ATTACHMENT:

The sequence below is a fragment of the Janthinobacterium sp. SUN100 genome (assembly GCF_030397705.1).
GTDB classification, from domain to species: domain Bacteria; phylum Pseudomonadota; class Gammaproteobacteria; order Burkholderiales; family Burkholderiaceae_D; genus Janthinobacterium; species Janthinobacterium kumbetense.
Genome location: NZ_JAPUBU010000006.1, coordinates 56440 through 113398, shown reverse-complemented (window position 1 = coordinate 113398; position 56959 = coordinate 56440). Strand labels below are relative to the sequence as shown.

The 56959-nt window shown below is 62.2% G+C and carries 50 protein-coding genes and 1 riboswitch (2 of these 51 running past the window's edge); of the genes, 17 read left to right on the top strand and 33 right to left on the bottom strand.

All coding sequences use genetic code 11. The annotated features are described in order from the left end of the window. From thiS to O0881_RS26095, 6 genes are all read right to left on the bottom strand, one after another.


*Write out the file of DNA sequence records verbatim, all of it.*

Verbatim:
The sequence below is a fragment of the Janthinobacterium sp. SUN100 genome (assembly GCF_030397705.1).
GTDB classification, from domain to species: domain Bacteria; phylum Pseudomonadota; class Gammaproteobacteria; order Burkholderiales; family Burkholderiaceae_D; genus Janthinobacterium; species Janthinobacterium kumbetense.
Genome location: NZ_JAPUBU010000006.1, coordinates 56440 through 113398, shown reverse-complemented (window position 1 = coordinate 113398; position 56959 = coordinate 56440). Strand labels below are relative to the sequence as shown.

The 56959-nt window shown below is 62.2% G+C and carries 50 protein-coding genes and 1 riboswitch (2 of these 51 running past the window's edge); of the genes, 17 read left to right on the top strand and 33 right to left on the bottom strand.

All coding sequences use genetic code 11. The annotated features are described in order from the left end of the window. From thiS to O0881_RS26095, 6 genes are all read right to left on the bottom strand, one after another.